Being UX/UI designers, we are not only creating the design that works, but we need to explain the rationale behind our designs to other stakeholders, who could be users, clients, development team, investors or product owners, etc. By doing that, we are helping others to understand the context, so they know what are the main purposes of not only each single element but also the overall picture of our design.
Inspired by “Start with Why” by Simon Sinek, I have reflected on my own way of explaining and also observed other designers to see how can we improve our way of delivering our visual messages, with the correct “Why”.
Fact #1: How we — UX/UI designer usually explain our design
“I chose this layout because it’s consistent with the other screens of the app”, “I chose these colors because they are global trending nowadays”, “I used Materials design because we are focusing on Android’s users”. Do those explanations sound familiar to you? 🙂
That form of UI explanation seems a very popular way to explain the rationale behind every design, by doing that we are explaining the design from the designer’s perspective. We are focusing more on the “What”.
Fact #2: Does user really care about “design technical rationale”?
Actually, the user doesn’t care about consistency or trending colors, or even the design language you are using. Average users use the product in order to achieve their goals: Order some things, read some news, or chat with friends… However most of the time we tried to explain our design using design technical terms and of course, it sounds professional, it is correct, but it doesn’t bring so much value to users or other stakeholders.
Fact #3: Do other non-user stakeholders really care about “technical rationale”?
Each role in the software development process has different responsibilities and different goals. The project leader doesn’t really care about the design style you are using unless it impacts to project plan, the developer cares more about implementation possibilities as well as consuming effort. So better to not confuse and consume their time by “noises”. We — UX/UI designers are hired to do our job, not to teach or tell others on design theories, obviously 🙂
Of course, there will be non-designer stakeholders who prefer to investigate design stuff, but better to save it for coffee talk and share.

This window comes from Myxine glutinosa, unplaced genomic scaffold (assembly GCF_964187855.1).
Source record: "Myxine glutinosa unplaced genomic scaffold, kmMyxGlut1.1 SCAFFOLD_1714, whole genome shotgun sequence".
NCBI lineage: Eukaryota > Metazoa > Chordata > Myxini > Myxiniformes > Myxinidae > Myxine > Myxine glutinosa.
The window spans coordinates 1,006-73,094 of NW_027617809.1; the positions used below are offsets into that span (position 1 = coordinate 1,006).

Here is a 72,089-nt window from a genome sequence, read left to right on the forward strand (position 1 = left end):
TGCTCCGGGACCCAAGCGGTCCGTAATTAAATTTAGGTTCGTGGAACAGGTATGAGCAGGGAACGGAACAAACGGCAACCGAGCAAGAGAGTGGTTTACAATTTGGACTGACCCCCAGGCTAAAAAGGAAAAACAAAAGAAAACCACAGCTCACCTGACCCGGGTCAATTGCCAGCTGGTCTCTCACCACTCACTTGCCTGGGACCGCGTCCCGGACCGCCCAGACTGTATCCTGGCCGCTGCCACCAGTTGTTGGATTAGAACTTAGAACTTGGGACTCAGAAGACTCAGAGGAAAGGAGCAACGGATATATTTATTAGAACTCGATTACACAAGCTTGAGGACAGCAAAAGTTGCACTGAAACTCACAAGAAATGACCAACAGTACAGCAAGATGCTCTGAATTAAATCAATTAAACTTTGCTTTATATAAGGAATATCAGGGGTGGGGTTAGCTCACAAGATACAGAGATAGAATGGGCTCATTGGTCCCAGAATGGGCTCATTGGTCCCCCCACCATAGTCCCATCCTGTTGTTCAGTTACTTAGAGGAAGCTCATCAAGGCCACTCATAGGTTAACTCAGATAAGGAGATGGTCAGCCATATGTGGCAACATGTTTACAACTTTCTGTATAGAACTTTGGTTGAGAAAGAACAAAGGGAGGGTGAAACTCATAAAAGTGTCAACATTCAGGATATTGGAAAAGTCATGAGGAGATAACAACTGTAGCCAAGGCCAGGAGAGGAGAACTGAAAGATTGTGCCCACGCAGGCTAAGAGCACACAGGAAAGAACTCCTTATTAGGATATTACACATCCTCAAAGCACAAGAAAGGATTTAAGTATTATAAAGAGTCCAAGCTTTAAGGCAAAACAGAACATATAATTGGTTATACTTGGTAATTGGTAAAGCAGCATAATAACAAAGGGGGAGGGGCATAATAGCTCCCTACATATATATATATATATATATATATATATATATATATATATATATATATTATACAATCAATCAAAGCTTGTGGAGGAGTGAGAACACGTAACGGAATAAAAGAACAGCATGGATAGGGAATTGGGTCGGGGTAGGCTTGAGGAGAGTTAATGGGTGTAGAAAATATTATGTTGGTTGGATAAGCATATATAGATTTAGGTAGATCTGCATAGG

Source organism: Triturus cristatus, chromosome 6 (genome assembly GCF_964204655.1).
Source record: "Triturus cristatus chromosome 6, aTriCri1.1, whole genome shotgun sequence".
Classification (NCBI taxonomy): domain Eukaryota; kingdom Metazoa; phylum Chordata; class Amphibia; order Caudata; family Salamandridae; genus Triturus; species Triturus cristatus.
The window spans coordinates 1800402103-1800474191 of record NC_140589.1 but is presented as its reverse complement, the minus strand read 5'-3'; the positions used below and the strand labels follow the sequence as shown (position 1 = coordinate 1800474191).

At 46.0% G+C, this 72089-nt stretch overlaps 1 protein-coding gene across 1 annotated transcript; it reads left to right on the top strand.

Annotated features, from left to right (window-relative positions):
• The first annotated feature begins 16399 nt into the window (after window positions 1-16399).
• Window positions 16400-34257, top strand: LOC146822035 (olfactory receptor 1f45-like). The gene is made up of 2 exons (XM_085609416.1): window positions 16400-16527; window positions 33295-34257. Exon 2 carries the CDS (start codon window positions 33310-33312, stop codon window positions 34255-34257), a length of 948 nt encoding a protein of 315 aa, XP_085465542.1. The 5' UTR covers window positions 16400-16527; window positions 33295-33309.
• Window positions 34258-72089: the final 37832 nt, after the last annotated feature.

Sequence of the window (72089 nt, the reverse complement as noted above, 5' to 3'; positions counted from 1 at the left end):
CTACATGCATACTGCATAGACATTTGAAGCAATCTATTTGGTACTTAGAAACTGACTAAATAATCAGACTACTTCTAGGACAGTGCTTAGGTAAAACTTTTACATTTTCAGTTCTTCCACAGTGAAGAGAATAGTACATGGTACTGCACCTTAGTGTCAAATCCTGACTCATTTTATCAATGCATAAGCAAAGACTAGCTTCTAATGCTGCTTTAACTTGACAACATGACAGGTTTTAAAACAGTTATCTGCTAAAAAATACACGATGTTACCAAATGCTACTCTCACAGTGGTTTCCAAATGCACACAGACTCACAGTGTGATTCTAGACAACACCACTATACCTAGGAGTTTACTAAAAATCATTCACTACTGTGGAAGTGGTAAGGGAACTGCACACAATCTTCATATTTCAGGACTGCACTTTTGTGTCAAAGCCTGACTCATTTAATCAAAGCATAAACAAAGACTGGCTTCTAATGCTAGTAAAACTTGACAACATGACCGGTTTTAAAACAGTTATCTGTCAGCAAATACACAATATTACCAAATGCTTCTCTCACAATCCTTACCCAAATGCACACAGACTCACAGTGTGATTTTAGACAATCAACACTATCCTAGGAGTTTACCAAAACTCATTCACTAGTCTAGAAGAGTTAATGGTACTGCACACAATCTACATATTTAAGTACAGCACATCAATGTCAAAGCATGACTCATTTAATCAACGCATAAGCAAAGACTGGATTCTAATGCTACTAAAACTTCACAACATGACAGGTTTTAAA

How can we do it in a better way?
“I chose this layout because it helps the user to read the content easily following Z -pattern”, “I used this color because the low-contrast with real environment won’t hurt user’s eyes after a long duration of using”, “The button is placed on the bottom right corner so user can easily reach it when needed”.
Applying user-centered design, everything we design must be beneficial to the user. So the better way to explain the design is focusing on the correct “Why” we made it for the user, in other words, what are the values to users.
“Users don’t use what you design, users use why you design it!”
(That’s my new quote, steal like an artist :P)
Please keep in mind, in order to deliver the correct explanations with the correct “Why”, we have to execute usability testing rounds beforehand to make sure it is really valuable for the user, do not try to explain based on your assumptions and thoughts 🙂
There are a lot of things to be considered when we design every single pixel, from the design language, consistency, etc. (designer’s perspective) to consuming effort to implement, technical limitation, etc. (developer’s perspective) to extra spending effort impacts to budget/timing/scope (project plan’s perspective)… but on top of that, the usability of the product is still the most important thing to consider when we design, so if you need to explain your design to other stakeholders, let give the usability the highest priority beyond other aspects: Benefits/values to the user.
I have been trying to explain my design with the user in the center, and I have encouraged my colleagues to do the same as well. After a short duration, I can obviously recognize the improvements in the way of communication between stakeholders, with the user in the center. Also, the team can even figure out some rooms for improvement in design when we were trying to explain the design with the “correct Why”. Remember: “Users don’t use what you design, users use why you design it!”